Thursday, September 17, 2009

Brewers Date of Death Declared

Time of Death: Midnight EST, July 31, 2009

Date of Birth: April 7, 2009

Name: Milwaukee Brewers 2009 Season

Cause of Death: Pitching – or lack thereof

The body of the Milwaukee Brewers season was declared dead at the end of the night on July 31, 2009. The body appears to have continued to struggle along as a vegetable on a ventilator since then, and the plug will finally be pulled in St. Louis on October 4. Coroners are reporting the cause of death was pitching, and it appears it was starting pitching combining with relief pitching to provide the death blow.

The team’s chances went down the drain when they couldn’t land some pitching at the trading deadline. I’m not blaming GM Doug Melvin for not making a deal or for not overpaying – he didn’t have the chips to get anything done. With absolutely no pitching talent in the minor leagues (Mike Burns is excited to get back to his softball team soon….), teams were going to ask for their top prospects – Gamel & Escobar – to rent a pitcher. I think Melvin realized that even if they landed Cliff Lee or Roy Halladay, they weren’t going to compete this year.

The question is – why were they willing to go into this season with such a poor rotation? Did we really expect more from a rotation of Gallardo (coming off season long injury, and too young), Parra (about as mentally stable as Mike Tyson, but not as dangerous and doesn’t own a tiger), Suppan (best batting practice pitcher in the league), Looper (can a guy be an “innings eater” if he only ever goes 6 innings?!?!?), and Bush (Forrest Gump… a box of chocolates……..). Losing Sabathia and Sheets and replacing them with nothing was bound to come back and haunt them, especially since they barely squeaked into the playoffs last year.

So are we supposed to believe that the loss to injury of Suppan and Bush would have made a difference!?!! I’ve coined the term pitching “Supp-Style” after watching him pitch this year. It means trying to “out-slow” the other team with an 85 mph fastball and an 81 mph change-up. You’re guaranteed to give up a couple hits and walks in every inning, yet somehow you get a couple double plays and pop ups and get through the first 4-5 innings only giving up 1-2 runs. Pitching Supp-Style lulls the manager into sending the pitcher out there for one too many innings (“well, he’s only given up 1 or 2 runs, maybe I can sneak another inning out of him.”) when the dam finally breaks and suddenly Supp can’t get anyone out, and he gives up 4-5 runs in a hurry. And Dave Bush………..when he’s on, he’s very capable. When he’s off, he’s awful. And there is no way to know which Bush is going to be on the mound each time in the rotation.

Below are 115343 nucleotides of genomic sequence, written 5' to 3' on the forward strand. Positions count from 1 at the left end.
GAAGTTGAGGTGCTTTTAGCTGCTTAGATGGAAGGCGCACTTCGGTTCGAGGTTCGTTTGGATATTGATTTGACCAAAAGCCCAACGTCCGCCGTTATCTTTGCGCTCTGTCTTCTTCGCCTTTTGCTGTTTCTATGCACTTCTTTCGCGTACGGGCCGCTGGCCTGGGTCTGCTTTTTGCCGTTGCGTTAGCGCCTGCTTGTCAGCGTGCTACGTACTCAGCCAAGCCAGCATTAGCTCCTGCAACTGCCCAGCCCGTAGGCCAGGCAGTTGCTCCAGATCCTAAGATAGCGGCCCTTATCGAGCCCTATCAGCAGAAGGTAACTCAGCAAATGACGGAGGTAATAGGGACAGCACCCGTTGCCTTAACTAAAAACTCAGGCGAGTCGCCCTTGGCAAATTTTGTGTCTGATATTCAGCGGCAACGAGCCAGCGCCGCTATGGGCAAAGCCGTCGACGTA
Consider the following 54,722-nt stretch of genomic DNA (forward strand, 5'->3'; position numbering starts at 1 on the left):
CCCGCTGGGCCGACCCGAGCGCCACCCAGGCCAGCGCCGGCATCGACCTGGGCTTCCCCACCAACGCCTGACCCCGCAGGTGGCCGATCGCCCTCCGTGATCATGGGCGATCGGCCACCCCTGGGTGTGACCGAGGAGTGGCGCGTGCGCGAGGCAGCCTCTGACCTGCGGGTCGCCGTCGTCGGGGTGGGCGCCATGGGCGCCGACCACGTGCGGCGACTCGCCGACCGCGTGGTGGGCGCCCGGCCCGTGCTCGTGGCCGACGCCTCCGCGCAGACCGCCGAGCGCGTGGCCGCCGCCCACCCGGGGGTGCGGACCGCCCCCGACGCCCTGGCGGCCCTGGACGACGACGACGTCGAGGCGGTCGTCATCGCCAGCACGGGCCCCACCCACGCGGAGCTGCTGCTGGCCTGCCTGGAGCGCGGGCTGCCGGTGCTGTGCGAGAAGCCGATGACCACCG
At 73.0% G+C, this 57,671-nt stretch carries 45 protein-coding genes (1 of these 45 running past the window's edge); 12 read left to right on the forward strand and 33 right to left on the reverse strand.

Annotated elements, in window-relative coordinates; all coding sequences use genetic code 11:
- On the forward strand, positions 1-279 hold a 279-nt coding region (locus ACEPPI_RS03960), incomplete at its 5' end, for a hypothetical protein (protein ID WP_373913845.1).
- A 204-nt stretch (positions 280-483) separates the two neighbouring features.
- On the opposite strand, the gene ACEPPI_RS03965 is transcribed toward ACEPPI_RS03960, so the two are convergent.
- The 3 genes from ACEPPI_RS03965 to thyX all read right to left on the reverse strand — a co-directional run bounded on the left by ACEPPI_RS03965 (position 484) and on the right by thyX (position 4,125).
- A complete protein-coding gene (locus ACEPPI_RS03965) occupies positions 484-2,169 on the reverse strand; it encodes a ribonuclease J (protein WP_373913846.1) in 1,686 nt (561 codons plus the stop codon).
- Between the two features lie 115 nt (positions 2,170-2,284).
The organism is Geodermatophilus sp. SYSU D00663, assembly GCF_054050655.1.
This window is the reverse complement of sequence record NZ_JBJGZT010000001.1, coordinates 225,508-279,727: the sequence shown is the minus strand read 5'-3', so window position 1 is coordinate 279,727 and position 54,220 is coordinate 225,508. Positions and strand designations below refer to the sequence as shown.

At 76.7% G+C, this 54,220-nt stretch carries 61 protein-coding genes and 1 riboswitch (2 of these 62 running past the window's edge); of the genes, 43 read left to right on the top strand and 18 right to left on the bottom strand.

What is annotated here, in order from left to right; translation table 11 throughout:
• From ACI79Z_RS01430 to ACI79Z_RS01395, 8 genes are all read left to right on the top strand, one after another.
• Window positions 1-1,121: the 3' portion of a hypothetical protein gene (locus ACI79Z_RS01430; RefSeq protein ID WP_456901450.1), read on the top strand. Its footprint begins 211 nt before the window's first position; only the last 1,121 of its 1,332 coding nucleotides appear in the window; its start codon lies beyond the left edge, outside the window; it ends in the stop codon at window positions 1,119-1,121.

It’s a shame because the offense was good enough, with very good years from Prince and Braun, to compete. And the addition of Felipe Lopez was a great move to make up for the Weeks injury (I can’t believe I actually think his injury hurt the team after how much I loathed that guy since he got to the majors).

So for next year? Find some pitching. Stop the idiocy mentioning a trade of Prince. Why would you do that? Prince can make a case that he’s in the top 4-5 1B in the entire league, and you’re not going to get one of the top 4-5 pitchers in the league in return for him. So you’d be losing value. Instead, guys like Hardy and Hart have to be used as bait to try and get some arms. For some reason, they still seem to have value even though they’ve been below average at their positions. I’ve heard that the Red Sox like Hardy enough to put him in a package for Clay Bucholz. I think that’s a great deal for the Brewers but find it hard to believe the Sox would be willing to do that.

I fully expect them to continue trying to contend and not rebuild. They have a full stadium of fans, an owner with deep enough pockets, and a baseline of talent that can compete for a division and the pennant. A few good moves by the team in the off-season, and hopefully they’re on their way back to the playoffs in 2010.

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